Saturday, 21 May 2016
Hamlet: Shakespeare Part Three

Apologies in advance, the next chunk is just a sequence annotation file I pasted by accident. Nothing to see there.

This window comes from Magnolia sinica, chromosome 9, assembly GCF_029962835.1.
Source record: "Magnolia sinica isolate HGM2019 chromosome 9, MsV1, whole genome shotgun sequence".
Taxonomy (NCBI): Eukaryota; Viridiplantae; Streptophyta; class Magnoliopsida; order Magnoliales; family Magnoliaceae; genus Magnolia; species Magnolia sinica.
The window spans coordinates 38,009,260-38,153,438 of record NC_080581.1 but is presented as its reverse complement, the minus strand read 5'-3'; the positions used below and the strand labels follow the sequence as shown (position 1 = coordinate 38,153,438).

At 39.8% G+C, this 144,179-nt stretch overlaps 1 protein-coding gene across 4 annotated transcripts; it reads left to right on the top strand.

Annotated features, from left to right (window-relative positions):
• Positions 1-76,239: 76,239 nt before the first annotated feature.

Lawrence Olivier's 1948 film version of Hamlet was in stark contrast to the other two we have watched this week, being a traditional rendering of the text, and it is the only Shakespeare to have won the best picture and best actor Oscars. It was interesting to find that though I had only the vaguest notion of the story (from minor references to it in Terry Pratchett's Wyrd Sisters) I had little difficulty in following the language and the plot. I enjoyed spotting the many, many quotes that have become a ubiquitous part of english usage: lots of timeless advice, "Neither a borrower nor a lender be" and "to thine own self be true" and a selection of literary and film titles: 'Infinite Jest' and 'Undiscovered Country'. If you check this Wiki page Hamlet is pretty much the most mined of Shakespeare's plays for inspiration for other creators. If you are looking for a version to help you with academic studies you really need to go with the 1996 Kenneth Branagh version which is the only film using the full text, and running to four hours. Experts however seem to agree that the 1964 Russian film, with the text translated by Boris Pasternak, is the definitive performance.